Frequently Asked Questions
Typically there is NO concern of interference between a 450 MHz system and a microwave system, as microwave is above 3000 MHz. (3 GHz)
Such great frequency separation gives a lot of isolation for interference. I would still recommend the new dish be installed a 2 meter or
more away from the 450 MHz antenna, to minimize any minor interference concern. Also, if closer the metal of the dish might affect
the radiation pattern of the 450 MHz antenna.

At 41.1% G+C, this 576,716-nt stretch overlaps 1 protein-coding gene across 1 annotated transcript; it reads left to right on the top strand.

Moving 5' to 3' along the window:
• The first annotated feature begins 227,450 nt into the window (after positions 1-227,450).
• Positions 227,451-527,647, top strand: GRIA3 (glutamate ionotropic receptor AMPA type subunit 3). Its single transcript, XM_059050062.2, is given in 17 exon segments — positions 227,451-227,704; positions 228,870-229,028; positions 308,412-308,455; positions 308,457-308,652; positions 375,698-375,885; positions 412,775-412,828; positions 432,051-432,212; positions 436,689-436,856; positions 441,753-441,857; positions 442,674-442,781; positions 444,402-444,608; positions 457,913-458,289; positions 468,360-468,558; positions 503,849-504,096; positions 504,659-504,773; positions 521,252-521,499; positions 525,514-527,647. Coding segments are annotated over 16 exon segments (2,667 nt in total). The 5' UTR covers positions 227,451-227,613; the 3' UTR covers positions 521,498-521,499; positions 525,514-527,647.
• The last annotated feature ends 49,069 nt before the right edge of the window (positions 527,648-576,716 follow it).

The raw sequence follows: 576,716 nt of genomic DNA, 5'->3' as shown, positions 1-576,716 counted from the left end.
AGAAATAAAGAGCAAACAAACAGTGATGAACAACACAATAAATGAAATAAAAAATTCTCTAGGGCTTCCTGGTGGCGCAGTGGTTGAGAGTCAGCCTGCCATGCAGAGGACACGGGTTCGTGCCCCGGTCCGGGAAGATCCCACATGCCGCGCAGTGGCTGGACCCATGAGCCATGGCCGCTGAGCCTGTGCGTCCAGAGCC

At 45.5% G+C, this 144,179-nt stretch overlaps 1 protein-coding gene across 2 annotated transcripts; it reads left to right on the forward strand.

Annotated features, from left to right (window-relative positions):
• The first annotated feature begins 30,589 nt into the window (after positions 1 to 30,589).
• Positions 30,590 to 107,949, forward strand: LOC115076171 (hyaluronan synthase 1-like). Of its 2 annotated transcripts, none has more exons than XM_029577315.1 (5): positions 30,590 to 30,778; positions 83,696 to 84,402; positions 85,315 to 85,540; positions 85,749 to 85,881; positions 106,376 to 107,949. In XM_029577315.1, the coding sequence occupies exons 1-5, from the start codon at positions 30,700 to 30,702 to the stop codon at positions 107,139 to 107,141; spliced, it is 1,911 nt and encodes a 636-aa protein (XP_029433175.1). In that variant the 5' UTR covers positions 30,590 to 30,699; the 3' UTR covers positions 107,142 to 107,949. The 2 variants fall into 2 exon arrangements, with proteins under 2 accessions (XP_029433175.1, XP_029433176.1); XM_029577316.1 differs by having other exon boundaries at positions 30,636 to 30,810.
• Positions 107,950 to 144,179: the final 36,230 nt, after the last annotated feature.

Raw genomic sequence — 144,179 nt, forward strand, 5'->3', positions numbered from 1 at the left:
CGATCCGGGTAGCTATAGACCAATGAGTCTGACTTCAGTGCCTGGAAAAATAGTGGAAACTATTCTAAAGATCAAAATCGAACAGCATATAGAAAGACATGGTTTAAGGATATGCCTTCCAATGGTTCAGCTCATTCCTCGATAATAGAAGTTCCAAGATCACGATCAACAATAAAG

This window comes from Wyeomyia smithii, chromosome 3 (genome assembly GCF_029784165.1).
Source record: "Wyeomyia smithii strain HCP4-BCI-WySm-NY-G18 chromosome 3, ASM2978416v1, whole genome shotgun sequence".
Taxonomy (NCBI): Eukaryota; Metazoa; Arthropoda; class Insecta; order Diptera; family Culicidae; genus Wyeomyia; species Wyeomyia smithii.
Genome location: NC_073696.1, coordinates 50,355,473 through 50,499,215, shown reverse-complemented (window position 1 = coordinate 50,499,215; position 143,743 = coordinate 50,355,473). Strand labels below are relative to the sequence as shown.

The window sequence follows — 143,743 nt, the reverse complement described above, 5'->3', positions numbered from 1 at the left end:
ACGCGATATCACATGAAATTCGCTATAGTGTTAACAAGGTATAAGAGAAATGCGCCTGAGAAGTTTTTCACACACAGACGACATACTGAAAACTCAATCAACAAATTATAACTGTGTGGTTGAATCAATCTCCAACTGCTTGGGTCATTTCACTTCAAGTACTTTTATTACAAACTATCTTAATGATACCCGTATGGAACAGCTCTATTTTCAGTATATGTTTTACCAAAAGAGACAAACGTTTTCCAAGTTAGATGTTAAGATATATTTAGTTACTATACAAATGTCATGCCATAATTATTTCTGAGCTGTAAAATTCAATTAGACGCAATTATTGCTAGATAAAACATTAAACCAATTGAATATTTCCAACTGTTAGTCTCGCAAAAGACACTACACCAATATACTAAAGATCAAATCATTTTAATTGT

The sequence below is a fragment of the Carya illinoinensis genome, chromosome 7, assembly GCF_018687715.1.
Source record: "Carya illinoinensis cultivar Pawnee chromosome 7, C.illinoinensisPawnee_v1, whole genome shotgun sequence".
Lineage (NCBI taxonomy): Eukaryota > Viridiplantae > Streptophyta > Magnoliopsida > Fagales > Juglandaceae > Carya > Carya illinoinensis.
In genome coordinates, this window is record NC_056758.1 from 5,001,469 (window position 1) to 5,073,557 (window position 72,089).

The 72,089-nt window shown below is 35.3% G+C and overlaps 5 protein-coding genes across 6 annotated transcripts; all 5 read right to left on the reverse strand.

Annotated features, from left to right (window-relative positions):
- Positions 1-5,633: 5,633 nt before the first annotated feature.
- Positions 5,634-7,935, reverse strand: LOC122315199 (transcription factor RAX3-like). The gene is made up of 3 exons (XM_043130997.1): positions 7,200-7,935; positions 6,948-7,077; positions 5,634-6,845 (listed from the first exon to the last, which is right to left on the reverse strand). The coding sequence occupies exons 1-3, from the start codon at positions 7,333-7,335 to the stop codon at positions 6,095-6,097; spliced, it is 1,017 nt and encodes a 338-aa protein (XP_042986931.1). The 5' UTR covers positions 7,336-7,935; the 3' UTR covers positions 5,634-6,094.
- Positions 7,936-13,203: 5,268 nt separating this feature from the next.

A non-isolated coax socket is a standard socket. If you wish to install a socket to connect your TV coax lead into, this is what is required. Also, this version must be used for satellite installation as a two way signal is required. The satellite box does not only receive a signal, it also sends a signal back to the satellite dish. An isolated coax socket will block the return signal.
An isolated socket lets the signal through from the aerial/satellite dish but does not allow any kind of return signal/current. This type of socket would be used where a communal dish or aerial is installed, such as in an apartment block. The isolated socket blocks interference from receivers (televisions, digital boxes, satellite boxes) which spoils the signal which the rest of the users receive.